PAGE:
Nazih N. Ayubi’s magisterial Over-stating the Arab State: Politics and Society in the Middle East (IB Tauris, 1995) assessed much of this research and looked at how the overdevelopment of the state in the region in the post-World War II period actually weakened it. This remains the best single work on the Arab state, among its many merits is its contribution of the notion of the “fierce state”—one reliant on coercion rather than provision to secure acquiescence.
Taking seriously the European experience of political conflict as a prod to state formation, War, Institutions and Social Change in the Middle East, edited by Steven Heydemann, (University of California Press, 2000) treated the role of conflict, particularly the World Wars, in shaping the states of the region, seeming to enhance their fierceness while weakening their capabilities. Beatrice Hibou’s The Force of Obedience: The Political Economy of Repression in Tunisia (Polity 2011) is a brilliant, if underappreciated, dissection of just how an apparently benevolent but really quite fierce state actually works.
By the turn of the century, and particularly after the attacks of September 11th drew attention to the dangers of “ungoverned spaces,” concern turned to the fragility of the fierce states of the region. My “Antiquated Before They Can Ossify: States That Fail Before They Form”(Journal of International Affairs 58:1 Fall 2004) argued that modern state formation in the region was historically specific, regionally varied—and hardly inevitable. This shortly became a truism, not least because of the failure to reconstitute Iraq after the US invasion of 2003, but it proved to be a useful starting point to examination of the surprising feebleness that many of the Arab states exhibited in the uprisings of 2011.
And indeed, within a decade, two new literatures had been spawned, shaped if not prompted by those uprisings: that on “failed states”—Ariel I. Ahram & Ellen Lust (2016) “The Decline and Fall of the Arab State,” (Survival, 58:2, 2016) provides a useful review—and on various kinds of “non-state actors,” most of which is beyond the scope of this review. Nonetheless, the provocative volume edited by Roel Meijer and Nils Butenschon, The Crisis of Citizenship in the Arab world (Brill 2017) provides an illuminating examination of the relationships among the great variety of state and non-state identities.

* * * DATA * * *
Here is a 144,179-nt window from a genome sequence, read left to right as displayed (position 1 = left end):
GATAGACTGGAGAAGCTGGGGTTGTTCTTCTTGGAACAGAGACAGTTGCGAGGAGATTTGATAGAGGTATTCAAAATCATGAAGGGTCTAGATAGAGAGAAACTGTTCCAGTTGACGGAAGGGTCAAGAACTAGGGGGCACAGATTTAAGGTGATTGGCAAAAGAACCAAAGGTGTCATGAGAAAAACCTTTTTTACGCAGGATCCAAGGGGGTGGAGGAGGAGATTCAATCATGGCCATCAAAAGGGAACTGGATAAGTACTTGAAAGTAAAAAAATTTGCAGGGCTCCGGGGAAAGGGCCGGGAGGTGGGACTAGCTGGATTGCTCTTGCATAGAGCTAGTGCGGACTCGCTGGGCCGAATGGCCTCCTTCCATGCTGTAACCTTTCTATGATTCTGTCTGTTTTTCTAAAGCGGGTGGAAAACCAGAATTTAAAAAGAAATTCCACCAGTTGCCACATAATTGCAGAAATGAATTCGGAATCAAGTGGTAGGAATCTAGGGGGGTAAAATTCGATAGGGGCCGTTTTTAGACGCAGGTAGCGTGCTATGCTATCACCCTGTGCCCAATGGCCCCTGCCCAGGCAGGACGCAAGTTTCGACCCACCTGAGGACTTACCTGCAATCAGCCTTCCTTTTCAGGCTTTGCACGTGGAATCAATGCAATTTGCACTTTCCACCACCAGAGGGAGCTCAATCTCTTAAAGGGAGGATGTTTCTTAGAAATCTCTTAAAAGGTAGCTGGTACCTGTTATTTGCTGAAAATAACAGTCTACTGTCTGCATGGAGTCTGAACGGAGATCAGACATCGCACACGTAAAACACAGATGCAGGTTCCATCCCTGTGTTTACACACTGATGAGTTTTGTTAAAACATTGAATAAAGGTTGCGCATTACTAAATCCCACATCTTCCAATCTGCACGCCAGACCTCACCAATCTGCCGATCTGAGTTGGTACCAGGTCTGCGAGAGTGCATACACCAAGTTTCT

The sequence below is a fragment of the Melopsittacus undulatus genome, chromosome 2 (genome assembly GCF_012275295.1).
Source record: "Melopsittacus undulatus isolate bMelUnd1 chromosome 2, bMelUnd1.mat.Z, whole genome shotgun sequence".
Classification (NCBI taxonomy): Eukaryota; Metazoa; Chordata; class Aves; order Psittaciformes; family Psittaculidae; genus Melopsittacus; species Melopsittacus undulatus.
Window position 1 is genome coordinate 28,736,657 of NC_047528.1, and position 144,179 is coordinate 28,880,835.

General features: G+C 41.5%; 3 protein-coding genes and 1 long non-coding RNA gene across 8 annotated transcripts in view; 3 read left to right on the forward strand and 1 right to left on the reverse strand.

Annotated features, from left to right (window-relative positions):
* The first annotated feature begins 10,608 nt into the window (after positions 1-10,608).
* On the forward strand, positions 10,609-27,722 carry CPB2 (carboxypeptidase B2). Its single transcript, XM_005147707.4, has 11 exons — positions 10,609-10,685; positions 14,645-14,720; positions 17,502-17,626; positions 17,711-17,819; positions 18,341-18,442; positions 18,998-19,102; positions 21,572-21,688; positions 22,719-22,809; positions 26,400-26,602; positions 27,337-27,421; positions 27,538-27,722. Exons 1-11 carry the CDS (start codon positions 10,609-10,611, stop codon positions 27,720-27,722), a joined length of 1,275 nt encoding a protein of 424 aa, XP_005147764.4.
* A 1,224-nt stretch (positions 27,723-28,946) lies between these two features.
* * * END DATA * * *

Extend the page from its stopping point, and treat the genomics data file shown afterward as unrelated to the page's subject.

Finally, the role of the changing international system in the growing differentiation of the states of the Arab world began to draw more attention as globalization became more intrusive and more divisive around the world. The ensuing dilemmas in the region are well illustrated in The Arab State and Neo-Liberal Globalization, edited by Laura Guazzone and Daniela Pioppi ( Ithaca Press, 2009) and the growing disentanglement of international sovereignty and domestic “stateness” is instructively examined in two useful books: Ahmed Kanna’s Dubai: The City as Corporation (University of Minnesota, 2011) and miriam cooke’s Tribal Modern: Branding New Nations in the Arab Gulf (University of California Press 2014). Taken together, they suggest that after centuries of intimate association, sovereignty is becoming unglued from statehood, perhaps to be reattached to monarchs, princely families, perhaps even firms. That may be a disconcerting prospect politically but it is certainly a fruitful research agenda.